Informed Consent and the Six Step Model

Data privacy is a real concern and often, our data isn’t secure. Giant corporations like Facebook and Equifax are in the news for breaching the privacy of millions. Social security numbers, home addresses but also page likes, and page views are hacked, sold or leaked. As more of our lives are spent on the internet, it’s important to consider what is consensual and what is crossing the line in digital design and research. By implementing the model of informed consent, explained further below, Researchers can remove potential for misinformation, vulnerabilities and manipulation. Designers and Researchers may not personally oversee the security of user data but practicing consentual data collection from the start is an important component to ethical best practices in usability research.

There are many platforms that can access user’s interactions with a website as these platforms provide user tracking tools like heatmaps, click collection, and frequency of page visits to name a few. Popular examples of platforms used to collect and track user data are Google analytics,,, Kuku Analytics and FullStory. More unexpectedly are some sites ability to track a user’s interstitials. Interstitials are most commonly recognized as those (often frustrating) pop-ups that appear when in the midst of completing another action and waiting for your intended content to load but they can also be a fun animation that plays while a page is loading or a helpful signifier.


Ex.1: Click tracker


Ex. 2: Typing tracker


Fun animations and pop-ups aside, interstitials essentially describe the abstract amount of time users take between interactions.  Designer, Quinn Yeast, describes observing interstitials as peering into a user’s “mental space,” and therefore, can easily cross a boundary. Yeast uses the example of an online customer service chat to portray interstitials. He describes how what is typed into the text box prior to sending could be visible to the representative and that is, in a way, a breach of privacy. It’s impossible to say if everyone would feel similarly should their interstitials be tracked but it is important to make sure this approach is weighed in relation to other approaches. And, if researchers opt to employ this kind of tracking, inform their users appropriately of what is under the microscope. Different types of research carry with them different nuances and it’s important to consider the implications of each of them before conducting a study.

These considerations go hand in hand with informed consent. Informed consent is when a person grants permission after being fully informed of, and knowledgeable of, the possible consequences and outcomes associated with the action they are taking part in. Researchers and Usability Experts obtain informed consent by providing the study participant(s) with a Consent Form. Unlike legal waivers which benefit the entity that creates them, consent forms benefit the participant and are meant to protect their well-being.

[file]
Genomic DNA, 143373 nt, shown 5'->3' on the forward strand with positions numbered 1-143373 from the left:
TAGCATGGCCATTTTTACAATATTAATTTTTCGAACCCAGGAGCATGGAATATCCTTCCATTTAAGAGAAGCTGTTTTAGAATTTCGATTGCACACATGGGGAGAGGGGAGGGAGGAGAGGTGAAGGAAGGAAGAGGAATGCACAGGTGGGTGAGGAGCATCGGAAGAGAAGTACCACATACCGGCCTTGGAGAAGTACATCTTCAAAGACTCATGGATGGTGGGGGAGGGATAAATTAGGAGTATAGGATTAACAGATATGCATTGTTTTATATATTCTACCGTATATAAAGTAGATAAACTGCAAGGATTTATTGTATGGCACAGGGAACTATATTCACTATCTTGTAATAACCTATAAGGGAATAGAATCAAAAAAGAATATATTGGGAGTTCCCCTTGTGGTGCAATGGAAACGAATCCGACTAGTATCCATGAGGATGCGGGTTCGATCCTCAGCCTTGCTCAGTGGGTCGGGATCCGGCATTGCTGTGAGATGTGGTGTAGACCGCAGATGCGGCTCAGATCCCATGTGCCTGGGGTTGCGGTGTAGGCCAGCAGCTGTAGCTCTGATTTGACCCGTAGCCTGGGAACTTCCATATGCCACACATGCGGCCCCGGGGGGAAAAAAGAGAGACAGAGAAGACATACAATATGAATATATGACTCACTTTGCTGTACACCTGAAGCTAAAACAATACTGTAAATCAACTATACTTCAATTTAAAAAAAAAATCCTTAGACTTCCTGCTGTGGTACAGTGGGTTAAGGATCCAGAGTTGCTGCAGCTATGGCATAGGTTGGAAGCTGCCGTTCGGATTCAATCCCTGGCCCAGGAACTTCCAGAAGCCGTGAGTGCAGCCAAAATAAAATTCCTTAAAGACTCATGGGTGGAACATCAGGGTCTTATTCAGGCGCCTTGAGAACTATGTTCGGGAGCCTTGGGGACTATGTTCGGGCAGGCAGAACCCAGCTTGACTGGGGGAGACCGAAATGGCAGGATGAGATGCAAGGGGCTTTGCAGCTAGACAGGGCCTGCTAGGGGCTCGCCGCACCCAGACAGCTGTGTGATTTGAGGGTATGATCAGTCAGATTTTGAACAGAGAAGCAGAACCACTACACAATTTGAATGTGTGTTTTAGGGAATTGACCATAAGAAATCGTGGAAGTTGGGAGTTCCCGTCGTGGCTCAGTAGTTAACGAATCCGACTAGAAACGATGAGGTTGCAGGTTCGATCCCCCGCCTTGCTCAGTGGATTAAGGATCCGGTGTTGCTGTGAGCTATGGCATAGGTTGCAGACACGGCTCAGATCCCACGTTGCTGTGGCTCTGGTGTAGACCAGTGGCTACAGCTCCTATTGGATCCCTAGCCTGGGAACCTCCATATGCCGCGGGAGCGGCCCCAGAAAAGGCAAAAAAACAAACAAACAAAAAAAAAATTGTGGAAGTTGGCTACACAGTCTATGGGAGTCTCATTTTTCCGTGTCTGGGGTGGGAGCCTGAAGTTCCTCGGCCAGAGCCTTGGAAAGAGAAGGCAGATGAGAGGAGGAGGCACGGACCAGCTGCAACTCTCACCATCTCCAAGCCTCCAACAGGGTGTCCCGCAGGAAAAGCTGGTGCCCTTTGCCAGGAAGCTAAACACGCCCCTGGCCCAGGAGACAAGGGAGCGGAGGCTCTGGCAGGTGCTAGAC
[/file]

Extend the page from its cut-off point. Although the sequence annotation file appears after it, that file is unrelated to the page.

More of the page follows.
Establishing best practices for online interaction research, Researchers, Friedman, Feltman and Millet created the six-step model of informed consent in 2000, listed below. (2)

  • Disclosure – What information will be collected, who will collect it, how long it will be stored, what purpose it serves and in what ways the participant’s identity will be protected.
  • Comprehension – This asks if the participant fully understands what has been disclosed. Comprehension is difficult to prove but two popular approaches are: restating in what has just been disclosed using other words and applying what has been disclosed to hypothetical situations for clarity, e.g.: Will the participant’s past selections/purchases/comments be visible to future system users.
  • Voluntariness – implies that participation was not manipulated or coerced and the participant can withdraw participation at any time.
  • Competence – recognizes whether the participant has the capacity to perform certain functions. Whether it’s emotional, mental or physical, it’s important to gauge if the test audience or individual is appropriate for certain tasks and permissions. For example: children 12 years old and under require written parental/guardian consent forms per the U.S. Children’s Online Privacy Protection Action (COPPA) should a site want to collect their data. (2)
  • Agreement – Asks if the ability to consent or decline is clearly visible and whether it is ongoing or not.
  • Minimal Distraction – Asks if requesting consent is presented without distracting too much from the task or study at hand. This step is also difficult to gauge as the act of obtaining consent is essentially a distraction in itself but mandatory nonetheless.

Ex.3 – Thorough Consent Form

Researchers can reference this six step model to practice sound and thorough methods when obtaining consent. Certain methods, like interstitial tracking described earlier, are more complex and have the potential to expose participants to unexpected vulnerabilities. Building trust with users begins before the research does. Maintaining transparency and diligent consent practices yields ethical and valid research results.